3 Easy Tricks for a Harder Hitting Chorus

featured-image

One of the most time-tested truths of popular music production is that without a hard-hitting chorus, you don’t have a single. “Hard-hitting” can have a completely different meaning to every song and genre though. For rock and metal, it generally means exactly what it sounds like: big, wide mixes with massive guitars, brutal bass, and bombastic drums. For softer genres, that hard-hitting feeling may be more emotional than dynamic – lyrics can do as much to project a song forward as any instrumentation or production technique.

No matter the angle you’re coming from, there are a handful of simple yet effective production tricks that can make your choruses hit harder. Here’s how you can begin using them in your sessions… 

Make Things Slightly Louder

Want a jumpstart for your choruses? Use a bit of automation magic to make things louder. I’ve known mixers that simply push their master fader up a dB or two for the chorus making it louder in a literal sense, but there are plenty of ways to increase perceived loudness without having to mess with your master bus.

Automating the amount of compression or limiting on a track can be a subtle (or not so subtle) way to increase the average RMS of your track for a louder perceived sound while barely impacting the ceiling you’ve set for your peaks.

This type of automation can be done just about anywhere in your mix – making it one of the more flexible mixing techniques at your disposal. You don’t have to commit to more bus compression, as an example – you can just boost the drums or guitars to make a particular group of instruments pop a bit more.

Tip: Automation works both ways – if automating up isn’t getting the job done, try dipping levels for sections like soft bridges to add to the contrasting dynamics.

Give It All You’ve Got 

Perhaps the easiest trick to apply from this list; having the musicians you’re working with give 110% when they hit the chorus might be the most natural way to achieve a harder hitting chorus.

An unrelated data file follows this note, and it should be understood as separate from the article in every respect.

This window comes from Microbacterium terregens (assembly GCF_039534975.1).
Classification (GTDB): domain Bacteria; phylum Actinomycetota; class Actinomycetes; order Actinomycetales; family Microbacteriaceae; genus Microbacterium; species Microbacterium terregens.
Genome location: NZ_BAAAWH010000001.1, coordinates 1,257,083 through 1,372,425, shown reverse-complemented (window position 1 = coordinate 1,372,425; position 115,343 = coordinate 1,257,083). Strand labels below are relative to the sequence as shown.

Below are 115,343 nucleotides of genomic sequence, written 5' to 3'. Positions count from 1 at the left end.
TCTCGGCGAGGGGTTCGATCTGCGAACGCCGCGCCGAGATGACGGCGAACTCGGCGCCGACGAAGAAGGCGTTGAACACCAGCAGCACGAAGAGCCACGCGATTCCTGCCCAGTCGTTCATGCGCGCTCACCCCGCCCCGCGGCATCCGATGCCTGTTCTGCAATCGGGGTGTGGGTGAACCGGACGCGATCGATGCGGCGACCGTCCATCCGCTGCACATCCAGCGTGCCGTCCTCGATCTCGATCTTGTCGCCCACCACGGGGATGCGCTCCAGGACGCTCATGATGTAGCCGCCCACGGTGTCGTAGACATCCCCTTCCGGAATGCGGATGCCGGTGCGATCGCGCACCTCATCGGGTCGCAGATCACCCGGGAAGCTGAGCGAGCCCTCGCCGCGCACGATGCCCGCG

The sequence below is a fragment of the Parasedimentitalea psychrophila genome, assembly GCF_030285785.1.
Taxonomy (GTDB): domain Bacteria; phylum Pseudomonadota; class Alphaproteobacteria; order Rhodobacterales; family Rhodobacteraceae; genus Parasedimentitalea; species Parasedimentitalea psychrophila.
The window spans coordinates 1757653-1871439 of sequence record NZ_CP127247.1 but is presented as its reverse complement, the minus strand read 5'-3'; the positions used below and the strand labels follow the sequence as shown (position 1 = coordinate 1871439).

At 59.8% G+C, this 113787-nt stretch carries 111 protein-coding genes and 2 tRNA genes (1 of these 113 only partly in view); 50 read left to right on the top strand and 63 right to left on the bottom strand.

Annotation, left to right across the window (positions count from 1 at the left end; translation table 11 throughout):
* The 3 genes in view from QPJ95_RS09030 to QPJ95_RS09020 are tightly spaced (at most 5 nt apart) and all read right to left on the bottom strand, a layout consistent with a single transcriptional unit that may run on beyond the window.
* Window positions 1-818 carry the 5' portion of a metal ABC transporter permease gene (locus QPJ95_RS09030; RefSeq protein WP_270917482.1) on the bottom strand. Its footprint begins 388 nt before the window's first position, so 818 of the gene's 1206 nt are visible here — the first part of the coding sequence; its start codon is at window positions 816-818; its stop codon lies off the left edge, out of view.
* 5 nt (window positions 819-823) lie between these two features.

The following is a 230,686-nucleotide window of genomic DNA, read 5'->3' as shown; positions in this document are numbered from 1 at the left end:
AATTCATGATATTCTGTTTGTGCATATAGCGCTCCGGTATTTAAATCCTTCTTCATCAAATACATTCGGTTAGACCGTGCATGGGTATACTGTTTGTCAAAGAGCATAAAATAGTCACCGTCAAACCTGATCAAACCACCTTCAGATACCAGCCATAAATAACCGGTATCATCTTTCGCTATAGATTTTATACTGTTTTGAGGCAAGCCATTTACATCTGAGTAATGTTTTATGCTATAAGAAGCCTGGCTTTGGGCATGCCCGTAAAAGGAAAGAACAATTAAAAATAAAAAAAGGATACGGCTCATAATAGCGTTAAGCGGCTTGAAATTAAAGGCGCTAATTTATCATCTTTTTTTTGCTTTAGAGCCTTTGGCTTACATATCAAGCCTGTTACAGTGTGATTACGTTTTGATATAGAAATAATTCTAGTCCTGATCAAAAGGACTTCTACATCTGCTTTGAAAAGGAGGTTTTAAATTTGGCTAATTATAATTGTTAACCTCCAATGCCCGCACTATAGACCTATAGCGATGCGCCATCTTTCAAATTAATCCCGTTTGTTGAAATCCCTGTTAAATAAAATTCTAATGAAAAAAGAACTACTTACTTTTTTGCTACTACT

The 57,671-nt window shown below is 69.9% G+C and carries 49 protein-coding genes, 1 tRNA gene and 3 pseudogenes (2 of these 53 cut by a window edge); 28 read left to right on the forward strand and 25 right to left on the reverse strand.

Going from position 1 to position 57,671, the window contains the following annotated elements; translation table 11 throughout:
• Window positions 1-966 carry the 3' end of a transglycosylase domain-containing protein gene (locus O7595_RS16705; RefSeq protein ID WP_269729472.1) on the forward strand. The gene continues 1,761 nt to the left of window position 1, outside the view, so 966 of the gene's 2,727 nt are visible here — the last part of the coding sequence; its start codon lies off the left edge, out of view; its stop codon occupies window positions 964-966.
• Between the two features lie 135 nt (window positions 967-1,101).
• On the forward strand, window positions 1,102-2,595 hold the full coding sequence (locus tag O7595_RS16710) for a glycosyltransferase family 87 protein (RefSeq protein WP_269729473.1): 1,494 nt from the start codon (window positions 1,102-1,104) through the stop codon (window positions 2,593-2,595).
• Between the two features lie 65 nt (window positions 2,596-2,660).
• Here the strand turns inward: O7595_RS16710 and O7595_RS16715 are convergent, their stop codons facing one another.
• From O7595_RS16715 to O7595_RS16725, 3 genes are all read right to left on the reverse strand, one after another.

As much as we try our best to fix certain elements in the mix, there’s not a whole lot you can do for a performance that lacks energy. Having the band tap into the raw emotional connection they had while writing the song can be the perfect way to get just a little bit harder of a hit out of each note.

The effect is compounding – your drum will hit just a bit harder, in turn making your guitarist and bassist play a bit more intentionally, before finally wrapping with a singer who plays off that energy for a transcendent performance.

It doesn’t matter if you’re recording the full session at once or one part at a time – getting just a little extra push in the headphones is enough to hype up any artist!

Create An Experience

Listening to music while sitting around a radio or record player used to be a social activity. Today, there are still album listening parties and individuals that appreciate the quality of a hi-fi listening session, but the music industry has largely shifted to live music experiences as the primary focus of the average fan. Massive concerts and festivals create spaces where music can be heard and felt like never before.

As artists have shifted toward these festivals, they’ve begun creating music that’s best suited for these environments. They’re creating music that’s meant to be experienced as much as it is meant to be heard.

The best producers are programming their music in a way that takes full advantage of this. Using effects, stingers, and transitions, they make their choruses hit harder than ever. A well-timed riser that fits into your song can create some rising action and tension in the moments before your chorus hits – and when it does – you’ll have a much bigger sounding drop than a simple chord change could ever provide. 

Bonus Tip: Use spatial effects like Sidewidener or Pixelator to manipulate your transitional sounds for a truly unique result that others won’t be able to match.

Building Your Producer’s Toolkit 

A producer needs to have a little bit of everything at their disposal if they want to be prepared for a session. Knowing music theory and basic mix techniques can be helpful, but the producer’s goal should always be to help guide the creative vision that the band has for their music.

For that reason alone, a good collection of production samples is a must-have for modern producers. Things like ambiences, risers, and hits should be easily accessible for when you want to add that little extra touch to a production.

Check out some of our favorites here!

Want more?

By clicking "Subscribe", you agree to our Privacy Policy and Terms of Use.
You will recieve emails and customized advertising from Joey Sturgis Tones.

You and your friends are mixers and engineers right? Share this with them!

Related Posts